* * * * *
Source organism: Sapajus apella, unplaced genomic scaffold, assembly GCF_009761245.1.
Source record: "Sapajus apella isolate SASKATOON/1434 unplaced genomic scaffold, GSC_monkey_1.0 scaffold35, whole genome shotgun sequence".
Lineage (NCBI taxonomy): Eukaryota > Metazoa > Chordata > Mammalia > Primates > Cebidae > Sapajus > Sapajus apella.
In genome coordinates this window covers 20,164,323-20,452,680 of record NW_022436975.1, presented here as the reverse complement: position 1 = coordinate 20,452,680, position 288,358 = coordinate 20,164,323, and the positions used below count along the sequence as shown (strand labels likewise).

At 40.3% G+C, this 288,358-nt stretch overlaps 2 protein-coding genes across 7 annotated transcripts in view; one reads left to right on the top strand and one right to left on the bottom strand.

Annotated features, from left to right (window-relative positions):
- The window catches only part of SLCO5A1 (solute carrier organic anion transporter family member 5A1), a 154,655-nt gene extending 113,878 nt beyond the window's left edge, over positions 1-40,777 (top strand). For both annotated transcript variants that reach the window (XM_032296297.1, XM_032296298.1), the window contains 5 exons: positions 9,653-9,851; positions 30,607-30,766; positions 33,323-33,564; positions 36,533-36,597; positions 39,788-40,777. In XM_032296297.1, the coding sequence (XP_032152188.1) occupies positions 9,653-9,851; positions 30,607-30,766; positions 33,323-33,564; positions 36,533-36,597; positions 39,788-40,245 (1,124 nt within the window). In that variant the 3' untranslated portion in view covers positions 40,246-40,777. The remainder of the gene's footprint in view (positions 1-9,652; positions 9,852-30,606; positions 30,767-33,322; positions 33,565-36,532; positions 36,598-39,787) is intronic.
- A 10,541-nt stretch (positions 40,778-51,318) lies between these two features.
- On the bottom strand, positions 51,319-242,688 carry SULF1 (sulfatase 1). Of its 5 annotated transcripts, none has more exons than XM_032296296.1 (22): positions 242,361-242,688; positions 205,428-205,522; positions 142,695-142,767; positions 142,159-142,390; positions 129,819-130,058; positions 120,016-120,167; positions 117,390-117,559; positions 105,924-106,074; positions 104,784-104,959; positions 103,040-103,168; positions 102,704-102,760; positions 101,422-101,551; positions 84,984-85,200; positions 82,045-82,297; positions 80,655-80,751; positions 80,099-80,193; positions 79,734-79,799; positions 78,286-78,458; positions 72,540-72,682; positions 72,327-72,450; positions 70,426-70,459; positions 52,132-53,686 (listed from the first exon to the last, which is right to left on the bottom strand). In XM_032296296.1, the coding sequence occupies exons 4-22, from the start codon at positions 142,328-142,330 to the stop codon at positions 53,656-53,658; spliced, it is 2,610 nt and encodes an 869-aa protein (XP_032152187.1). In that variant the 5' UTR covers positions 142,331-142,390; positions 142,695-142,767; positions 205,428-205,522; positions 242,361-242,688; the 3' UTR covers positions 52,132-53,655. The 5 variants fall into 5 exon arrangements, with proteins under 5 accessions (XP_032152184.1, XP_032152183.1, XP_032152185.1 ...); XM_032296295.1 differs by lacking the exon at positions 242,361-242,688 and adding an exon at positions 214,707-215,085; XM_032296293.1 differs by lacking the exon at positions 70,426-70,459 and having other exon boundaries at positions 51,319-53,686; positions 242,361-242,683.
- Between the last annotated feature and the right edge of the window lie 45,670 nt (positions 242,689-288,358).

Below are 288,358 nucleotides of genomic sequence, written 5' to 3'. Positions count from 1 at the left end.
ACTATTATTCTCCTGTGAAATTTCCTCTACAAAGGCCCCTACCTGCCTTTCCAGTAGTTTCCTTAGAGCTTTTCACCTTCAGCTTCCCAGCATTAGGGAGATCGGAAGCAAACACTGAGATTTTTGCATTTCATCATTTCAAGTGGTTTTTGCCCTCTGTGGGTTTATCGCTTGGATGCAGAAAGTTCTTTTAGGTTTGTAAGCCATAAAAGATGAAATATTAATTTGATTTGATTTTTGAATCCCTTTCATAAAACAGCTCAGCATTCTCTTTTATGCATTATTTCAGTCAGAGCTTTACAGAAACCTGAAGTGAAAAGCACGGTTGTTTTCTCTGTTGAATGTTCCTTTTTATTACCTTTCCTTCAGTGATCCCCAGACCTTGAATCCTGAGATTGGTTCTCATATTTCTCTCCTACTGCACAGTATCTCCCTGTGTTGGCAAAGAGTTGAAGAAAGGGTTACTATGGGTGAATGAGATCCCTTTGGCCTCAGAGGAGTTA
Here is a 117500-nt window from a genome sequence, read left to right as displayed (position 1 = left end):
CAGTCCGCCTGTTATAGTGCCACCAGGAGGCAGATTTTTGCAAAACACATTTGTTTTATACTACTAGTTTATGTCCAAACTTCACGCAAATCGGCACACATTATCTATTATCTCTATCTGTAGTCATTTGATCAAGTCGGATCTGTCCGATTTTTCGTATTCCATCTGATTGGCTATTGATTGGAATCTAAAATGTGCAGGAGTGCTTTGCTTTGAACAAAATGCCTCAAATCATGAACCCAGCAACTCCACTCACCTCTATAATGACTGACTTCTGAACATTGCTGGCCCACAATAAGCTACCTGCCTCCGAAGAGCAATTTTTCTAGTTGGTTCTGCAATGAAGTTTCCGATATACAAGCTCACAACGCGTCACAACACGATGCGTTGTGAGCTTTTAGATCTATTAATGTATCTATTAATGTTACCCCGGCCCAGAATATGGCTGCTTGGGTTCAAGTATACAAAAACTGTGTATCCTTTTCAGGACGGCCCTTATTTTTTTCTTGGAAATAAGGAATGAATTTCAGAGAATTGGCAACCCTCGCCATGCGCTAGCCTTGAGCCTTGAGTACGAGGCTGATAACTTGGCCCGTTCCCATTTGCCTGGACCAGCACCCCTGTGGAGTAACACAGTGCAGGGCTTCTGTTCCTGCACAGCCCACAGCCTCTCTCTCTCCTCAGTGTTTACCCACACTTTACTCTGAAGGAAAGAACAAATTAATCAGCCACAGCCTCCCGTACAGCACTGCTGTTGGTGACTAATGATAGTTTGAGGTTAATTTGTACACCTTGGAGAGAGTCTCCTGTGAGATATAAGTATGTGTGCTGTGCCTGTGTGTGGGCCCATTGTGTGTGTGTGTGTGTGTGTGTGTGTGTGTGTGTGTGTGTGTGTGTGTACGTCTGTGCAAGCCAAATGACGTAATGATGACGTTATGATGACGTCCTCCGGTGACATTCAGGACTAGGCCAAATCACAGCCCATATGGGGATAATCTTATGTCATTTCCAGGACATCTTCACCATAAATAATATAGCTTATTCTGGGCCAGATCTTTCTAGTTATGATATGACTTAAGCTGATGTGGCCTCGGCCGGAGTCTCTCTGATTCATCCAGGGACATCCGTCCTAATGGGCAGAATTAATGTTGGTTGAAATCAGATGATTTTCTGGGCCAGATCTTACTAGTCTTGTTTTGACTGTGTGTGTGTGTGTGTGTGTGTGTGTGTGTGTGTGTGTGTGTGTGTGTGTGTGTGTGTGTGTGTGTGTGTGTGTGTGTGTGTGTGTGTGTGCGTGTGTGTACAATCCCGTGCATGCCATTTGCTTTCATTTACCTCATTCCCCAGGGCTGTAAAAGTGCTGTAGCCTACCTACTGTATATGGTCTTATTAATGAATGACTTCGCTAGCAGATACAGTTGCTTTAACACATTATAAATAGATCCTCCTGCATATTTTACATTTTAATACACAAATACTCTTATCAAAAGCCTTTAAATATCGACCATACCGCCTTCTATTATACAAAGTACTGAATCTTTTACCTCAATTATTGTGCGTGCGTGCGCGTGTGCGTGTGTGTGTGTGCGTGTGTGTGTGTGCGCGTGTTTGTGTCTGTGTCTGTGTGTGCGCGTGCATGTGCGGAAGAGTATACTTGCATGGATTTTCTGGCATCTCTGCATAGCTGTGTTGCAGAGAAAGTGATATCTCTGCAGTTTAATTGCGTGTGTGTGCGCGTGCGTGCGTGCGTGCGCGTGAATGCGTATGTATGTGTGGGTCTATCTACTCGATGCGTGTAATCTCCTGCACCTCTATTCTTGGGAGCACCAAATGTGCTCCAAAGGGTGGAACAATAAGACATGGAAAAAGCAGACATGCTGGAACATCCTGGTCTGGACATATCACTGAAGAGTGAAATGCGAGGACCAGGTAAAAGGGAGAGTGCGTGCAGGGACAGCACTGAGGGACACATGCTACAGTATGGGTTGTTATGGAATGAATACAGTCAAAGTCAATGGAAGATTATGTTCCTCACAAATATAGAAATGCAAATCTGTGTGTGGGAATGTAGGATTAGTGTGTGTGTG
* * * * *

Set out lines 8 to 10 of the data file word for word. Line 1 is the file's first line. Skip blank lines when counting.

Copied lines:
- A 10,541-nt stretch (positions 40,778-51,318) lies between these two features.
- On the bottom strand, positions 51,319-242,688 carry SULF1 (sulfatase 1). Of its 5 annotated transcripts, none has more exons than XM_032296296.1 (22): positions 242,361-242,688; positions 205,428-205,522; positions 142,695-142,767; positions 142,159-142,390; positions 129,819-130,058; positions 120,016-120,167; positions 117,390-117,559; positions 105,924-106,074; positions 104,784-104,959; positions 103,040-103,168; positions 102,704-102,760; positions 101,422-101,551; positions 84,984-85,200; positions 82,045-82,297; positions 80,655-80,751; positions 80,099-80,193; positions 79,734-79,799; positions 78,286-78,458; positions 72,540-72,682; positions 72,327-72,450; positions 70,426-70,459; positions 52,132-53,686 (listed from the first exon to the last, which is right to left on the bottom strand). In XM_032296296.1, the coding sequence occupies exons 4-22, from the start codon at positions 142,328-142,330 to the stop codon at positions 53,656-53,658; spliced, it is 2,610 nt and encodes an 869-aa protein (XP_032152187.1). In that variant the 5' UTR covers positions 142,331-142,390; positions 142,695-142,767; positions 205,428-205,522; positions 242,361-242,688; the 3' UTR covers positions 52,132-53,655. The 5 variants fall into 5 exon arrangements, with proteins under 5 accessions (XP_032152184.1, XP_032152183.1, XP_032152185.1 ...); XM_032296295.1 differs by lacking the exon at positions 242,361-242,688 and adding an exon at positions 214,707-215,085; XM_032296293.1 differs by lacking the exon at positions 70,426-70,459 and having other exon boundaries at positions 51,319-53,686; positions 242,361-242,683.
- Between the last annotated feature and the right edge of the window lie 45,670 nt (positions 242,689-288,358).